"But as concerning riches, wherein should you and I be happier, this pleasant afternoon of May, had we all the gold in Croesus his coffers? Would the sun shine for us more bravely, or the flowers give forth a sweeter breath, or yonder warbling vireo, hidden in her leafy choir, send down more pure and musical descants, sweetly attuned by natural magic to woo and win our thoughts from vanity and hot desires into a harmony with the tranquil thoughts of God? And as for fame and power, trust me, sir, I have seen too many men in my time that lived very unhappily though their names were upon all lips, and died very sadly though their power was felt in many lands; too many of these great ones have I seen that spent their days in disquietude and ended them in sorrow, to make me envy their conditions or hasten to rival them. Nor do I think that, by all their perturbations and fightings and runnings to and fro, the world hath been much bettered, or even greatly changed. The colour and complexion of mortal life, in all things that are essential, remain the same under Cromwell or under Charles. The goodness and mercy of God are still over all His works, whether Presbytery or Episcopacy be set up as His interpreter. Very quietly and peacefully have I lived under several polities, civil and ecclesiastical, and under all there was room enough to do my duty and love my friends and go a-fishing. And let me tell you, sir, that in the state wherein I now find myself, though there are many things of which I may not speak to you, yet one thing is clear: if I had made haste in my mortal concerns, I should not have saved time, but lost it; for all our affairs are under one sure dominion which moveth them forward to their concordant end: wherefore 'HE THAT BELIEVETH SHALL NOT MAKE HASTE,' and, above all, not when he goeth a-angling.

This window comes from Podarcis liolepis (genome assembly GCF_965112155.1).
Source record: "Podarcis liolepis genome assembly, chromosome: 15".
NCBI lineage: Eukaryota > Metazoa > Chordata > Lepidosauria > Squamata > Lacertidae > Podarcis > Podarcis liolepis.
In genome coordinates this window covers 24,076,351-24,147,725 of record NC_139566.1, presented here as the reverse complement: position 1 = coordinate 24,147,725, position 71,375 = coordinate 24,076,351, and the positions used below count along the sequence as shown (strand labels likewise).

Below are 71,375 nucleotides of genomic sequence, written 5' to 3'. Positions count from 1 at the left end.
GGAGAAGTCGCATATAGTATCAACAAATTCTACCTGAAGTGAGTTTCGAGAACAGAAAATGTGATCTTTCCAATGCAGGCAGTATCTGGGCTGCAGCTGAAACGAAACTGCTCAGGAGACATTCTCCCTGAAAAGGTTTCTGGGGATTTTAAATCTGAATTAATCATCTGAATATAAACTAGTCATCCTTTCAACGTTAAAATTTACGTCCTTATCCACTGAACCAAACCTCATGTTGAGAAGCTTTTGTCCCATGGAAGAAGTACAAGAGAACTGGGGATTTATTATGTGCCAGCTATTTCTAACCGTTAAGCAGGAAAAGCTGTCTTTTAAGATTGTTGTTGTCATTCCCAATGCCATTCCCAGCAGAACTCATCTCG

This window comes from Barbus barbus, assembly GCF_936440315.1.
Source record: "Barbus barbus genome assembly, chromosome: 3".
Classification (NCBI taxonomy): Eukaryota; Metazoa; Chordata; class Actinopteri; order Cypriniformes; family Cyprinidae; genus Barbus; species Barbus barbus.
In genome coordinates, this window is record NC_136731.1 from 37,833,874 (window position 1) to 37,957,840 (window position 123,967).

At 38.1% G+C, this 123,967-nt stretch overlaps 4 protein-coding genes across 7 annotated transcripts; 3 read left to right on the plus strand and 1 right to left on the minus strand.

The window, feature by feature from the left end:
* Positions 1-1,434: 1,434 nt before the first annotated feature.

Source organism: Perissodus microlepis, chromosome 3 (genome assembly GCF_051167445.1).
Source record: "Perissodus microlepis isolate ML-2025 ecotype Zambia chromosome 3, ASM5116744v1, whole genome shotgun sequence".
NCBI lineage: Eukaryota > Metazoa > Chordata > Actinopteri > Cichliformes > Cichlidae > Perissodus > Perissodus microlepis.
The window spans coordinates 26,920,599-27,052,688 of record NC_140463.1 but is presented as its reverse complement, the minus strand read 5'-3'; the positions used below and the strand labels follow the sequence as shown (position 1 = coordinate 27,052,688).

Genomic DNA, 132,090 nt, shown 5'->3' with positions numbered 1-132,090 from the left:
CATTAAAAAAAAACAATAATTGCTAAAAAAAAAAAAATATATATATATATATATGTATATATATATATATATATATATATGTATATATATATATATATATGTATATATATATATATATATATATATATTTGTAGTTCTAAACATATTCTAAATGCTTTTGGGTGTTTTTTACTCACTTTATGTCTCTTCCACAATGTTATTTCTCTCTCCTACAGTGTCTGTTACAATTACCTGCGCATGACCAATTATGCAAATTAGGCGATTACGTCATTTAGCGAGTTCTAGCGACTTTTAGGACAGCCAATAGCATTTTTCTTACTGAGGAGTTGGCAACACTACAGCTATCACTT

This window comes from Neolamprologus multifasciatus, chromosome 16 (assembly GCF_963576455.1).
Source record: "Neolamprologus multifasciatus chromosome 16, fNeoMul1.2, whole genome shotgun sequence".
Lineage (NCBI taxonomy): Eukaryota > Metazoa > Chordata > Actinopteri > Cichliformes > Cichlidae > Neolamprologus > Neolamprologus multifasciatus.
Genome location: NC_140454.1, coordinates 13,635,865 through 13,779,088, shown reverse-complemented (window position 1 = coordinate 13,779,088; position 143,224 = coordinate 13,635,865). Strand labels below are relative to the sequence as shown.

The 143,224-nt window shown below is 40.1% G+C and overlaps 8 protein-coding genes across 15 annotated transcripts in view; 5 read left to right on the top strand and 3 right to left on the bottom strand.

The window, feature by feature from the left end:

"But tell me, I pray you, is not this char cooked yet? Methinks the time is somewhat overlong for the roasting. The fragrant smell of the cookery gives me an eagerness to taste this new dish. Not that I am in haste, but--

"Well, it is done; and well done, too! Marry, the flesh of this fish is as red as rose-leaves, and as sweet as if he had fed on nothing else. The flavour of smoke from the fire is but slight, and it takes nothing from the perfection of the dish, but rather adds to it, being clean and delicate. I like not these French cooks who make all dishes in disguise, and set them forth with strange foreign savours, like a masquerade. Give me my food in its native dress, even though it be a little dry. If we had but a cup of sack, now, or a glass of good ale, and a pipeful of tobacco?

"What! you have an abundance of the fragrant weed in your pouch? Sir, I thank you very heartily! You entertain me like a prince. Not like King James, be it understood, who despised tobacco and called it a 'lively image and pattern of hell'; nor like the Czar of Russia who commanded that all who used it should have their noses cut off; but like good Queen Bess of glorious memory, who disdained not the incense of the pipe, and some say she used one herself; though for my part I think the custom of smoking one that is more fitting for men, whose frailty and need of comfort are well known, than for that fairer sex whose innocent and virgin spirits stand less in want of creature consolations.